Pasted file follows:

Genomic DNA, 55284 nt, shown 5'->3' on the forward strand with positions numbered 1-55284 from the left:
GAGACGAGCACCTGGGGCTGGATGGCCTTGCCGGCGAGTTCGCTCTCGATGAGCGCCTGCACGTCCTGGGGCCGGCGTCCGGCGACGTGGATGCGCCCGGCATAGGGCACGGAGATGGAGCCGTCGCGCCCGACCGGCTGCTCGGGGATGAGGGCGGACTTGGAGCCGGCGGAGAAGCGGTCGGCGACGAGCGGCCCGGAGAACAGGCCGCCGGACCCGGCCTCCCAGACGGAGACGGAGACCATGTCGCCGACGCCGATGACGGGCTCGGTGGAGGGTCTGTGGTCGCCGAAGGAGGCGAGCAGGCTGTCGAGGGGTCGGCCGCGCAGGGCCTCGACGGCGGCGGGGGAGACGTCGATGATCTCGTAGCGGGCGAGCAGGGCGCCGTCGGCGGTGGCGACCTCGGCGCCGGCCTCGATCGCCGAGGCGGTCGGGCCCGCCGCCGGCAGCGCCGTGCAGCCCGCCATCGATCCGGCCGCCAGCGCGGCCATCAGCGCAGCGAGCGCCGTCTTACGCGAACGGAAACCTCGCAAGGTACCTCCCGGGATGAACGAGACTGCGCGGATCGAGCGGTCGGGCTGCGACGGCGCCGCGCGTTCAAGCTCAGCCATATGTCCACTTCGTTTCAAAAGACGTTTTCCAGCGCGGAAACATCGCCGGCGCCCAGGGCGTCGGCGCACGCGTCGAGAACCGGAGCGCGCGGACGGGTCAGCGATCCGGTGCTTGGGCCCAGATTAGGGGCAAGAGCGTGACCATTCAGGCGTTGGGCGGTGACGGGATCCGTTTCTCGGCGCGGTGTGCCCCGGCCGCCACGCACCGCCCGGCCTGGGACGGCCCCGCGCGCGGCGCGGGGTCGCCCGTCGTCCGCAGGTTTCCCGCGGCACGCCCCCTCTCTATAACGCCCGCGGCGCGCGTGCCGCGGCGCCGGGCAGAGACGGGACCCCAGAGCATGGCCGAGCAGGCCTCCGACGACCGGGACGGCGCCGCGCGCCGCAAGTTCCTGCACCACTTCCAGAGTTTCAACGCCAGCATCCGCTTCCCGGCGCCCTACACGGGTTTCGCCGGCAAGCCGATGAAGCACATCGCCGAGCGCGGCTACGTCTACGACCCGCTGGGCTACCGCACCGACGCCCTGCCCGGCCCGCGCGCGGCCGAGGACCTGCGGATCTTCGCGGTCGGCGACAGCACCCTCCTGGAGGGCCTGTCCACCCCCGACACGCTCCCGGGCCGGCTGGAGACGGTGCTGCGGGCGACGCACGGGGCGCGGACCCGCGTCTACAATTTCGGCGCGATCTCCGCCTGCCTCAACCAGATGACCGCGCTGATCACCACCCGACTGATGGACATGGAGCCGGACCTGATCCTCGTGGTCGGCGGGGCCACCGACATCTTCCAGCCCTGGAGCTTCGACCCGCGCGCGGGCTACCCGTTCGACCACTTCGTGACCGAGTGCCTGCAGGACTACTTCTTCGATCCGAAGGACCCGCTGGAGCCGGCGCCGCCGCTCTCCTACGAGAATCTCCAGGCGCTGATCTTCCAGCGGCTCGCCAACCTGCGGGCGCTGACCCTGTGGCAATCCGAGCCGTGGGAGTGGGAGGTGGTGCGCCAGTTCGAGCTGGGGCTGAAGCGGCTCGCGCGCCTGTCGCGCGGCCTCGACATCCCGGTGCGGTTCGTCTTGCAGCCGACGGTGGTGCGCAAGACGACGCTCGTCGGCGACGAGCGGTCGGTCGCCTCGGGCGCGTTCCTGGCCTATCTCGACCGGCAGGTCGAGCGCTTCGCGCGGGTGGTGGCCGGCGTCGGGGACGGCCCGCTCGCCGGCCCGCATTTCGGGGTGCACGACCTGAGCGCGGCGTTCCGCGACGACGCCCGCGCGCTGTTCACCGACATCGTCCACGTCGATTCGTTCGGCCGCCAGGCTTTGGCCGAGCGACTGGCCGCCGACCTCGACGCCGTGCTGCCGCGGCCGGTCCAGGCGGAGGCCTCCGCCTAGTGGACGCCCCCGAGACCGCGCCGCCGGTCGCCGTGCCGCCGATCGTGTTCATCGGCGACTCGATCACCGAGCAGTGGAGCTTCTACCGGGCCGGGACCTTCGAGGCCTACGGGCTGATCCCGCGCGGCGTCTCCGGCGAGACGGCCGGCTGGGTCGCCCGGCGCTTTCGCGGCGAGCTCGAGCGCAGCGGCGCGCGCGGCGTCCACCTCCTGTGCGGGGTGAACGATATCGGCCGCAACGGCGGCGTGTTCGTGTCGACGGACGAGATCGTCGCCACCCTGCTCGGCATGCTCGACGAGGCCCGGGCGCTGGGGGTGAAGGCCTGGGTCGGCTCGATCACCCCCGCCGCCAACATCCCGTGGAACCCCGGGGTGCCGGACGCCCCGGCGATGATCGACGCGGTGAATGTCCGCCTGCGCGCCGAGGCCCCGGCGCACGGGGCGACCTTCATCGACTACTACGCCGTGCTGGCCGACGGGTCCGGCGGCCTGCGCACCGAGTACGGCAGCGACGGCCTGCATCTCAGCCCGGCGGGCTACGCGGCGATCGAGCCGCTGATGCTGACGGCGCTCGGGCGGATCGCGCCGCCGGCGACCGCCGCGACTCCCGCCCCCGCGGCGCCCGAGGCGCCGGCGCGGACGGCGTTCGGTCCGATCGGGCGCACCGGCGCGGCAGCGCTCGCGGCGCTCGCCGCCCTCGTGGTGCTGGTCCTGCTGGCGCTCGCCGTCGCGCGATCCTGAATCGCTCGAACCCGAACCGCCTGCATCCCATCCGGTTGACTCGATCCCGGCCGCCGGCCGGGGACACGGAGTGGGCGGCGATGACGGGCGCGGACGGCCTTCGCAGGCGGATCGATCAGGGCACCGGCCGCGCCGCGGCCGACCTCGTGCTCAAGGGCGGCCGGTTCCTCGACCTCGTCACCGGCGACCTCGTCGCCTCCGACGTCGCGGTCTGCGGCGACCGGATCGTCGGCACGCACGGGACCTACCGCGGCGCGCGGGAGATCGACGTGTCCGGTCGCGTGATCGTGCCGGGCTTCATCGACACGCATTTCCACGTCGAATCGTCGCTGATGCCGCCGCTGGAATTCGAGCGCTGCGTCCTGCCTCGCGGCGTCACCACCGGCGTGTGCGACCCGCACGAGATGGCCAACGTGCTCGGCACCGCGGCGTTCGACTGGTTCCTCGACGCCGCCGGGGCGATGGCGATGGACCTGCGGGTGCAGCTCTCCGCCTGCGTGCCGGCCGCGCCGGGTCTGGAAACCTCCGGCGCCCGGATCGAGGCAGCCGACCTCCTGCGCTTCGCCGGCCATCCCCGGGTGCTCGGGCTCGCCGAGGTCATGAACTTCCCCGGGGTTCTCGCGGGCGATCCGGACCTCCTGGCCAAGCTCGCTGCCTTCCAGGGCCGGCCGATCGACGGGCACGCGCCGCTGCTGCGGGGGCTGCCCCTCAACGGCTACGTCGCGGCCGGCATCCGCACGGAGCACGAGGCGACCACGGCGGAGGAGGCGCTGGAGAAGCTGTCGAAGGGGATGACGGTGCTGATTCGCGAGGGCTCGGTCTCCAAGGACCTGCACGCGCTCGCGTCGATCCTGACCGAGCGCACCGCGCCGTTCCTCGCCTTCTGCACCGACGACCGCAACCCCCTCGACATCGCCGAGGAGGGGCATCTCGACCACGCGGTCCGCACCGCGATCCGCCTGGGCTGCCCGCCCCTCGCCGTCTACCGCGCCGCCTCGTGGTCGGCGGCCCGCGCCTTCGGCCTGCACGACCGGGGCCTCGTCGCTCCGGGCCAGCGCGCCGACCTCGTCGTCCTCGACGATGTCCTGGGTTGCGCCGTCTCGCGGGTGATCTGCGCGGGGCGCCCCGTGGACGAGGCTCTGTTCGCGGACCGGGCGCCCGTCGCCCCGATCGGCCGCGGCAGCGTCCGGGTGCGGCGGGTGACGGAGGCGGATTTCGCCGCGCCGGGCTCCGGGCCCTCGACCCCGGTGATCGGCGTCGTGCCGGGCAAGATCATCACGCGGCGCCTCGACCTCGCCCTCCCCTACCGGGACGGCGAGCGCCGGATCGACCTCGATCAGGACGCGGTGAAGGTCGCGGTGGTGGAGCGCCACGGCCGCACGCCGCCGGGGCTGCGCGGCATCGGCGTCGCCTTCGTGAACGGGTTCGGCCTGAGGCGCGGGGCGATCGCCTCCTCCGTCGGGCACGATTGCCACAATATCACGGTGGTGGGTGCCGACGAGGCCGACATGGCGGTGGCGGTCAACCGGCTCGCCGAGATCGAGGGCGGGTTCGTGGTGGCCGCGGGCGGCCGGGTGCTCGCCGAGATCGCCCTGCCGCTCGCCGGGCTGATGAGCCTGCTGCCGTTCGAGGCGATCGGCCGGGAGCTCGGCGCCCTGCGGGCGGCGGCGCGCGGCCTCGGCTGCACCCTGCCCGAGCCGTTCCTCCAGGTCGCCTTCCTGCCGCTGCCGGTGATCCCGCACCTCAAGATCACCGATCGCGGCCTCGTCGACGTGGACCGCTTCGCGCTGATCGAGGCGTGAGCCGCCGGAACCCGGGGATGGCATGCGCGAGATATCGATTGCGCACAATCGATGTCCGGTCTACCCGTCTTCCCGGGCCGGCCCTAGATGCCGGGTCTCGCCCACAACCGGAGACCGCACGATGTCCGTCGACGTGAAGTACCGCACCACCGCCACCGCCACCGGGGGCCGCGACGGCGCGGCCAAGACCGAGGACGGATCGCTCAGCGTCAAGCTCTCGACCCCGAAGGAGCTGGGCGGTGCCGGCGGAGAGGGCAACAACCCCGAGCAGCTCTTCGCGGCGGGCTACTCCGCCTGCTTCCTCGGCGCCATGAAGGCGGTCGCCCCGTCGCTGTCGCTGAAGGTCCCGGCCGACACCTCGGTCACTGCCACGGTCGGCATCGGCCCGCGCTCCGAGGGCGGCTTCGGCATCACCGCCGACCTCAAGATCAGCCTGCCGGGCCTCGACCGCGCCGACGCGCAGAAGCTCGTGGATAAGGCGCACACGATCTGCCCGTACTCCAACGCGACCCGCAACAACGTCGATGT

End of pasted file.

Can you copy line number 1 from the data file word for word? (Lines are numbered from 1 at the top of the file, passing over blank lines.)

Genomic DNA, 55284 nt, shown 5'->3' on the forward strand with positions numbered 1-55284 from the left: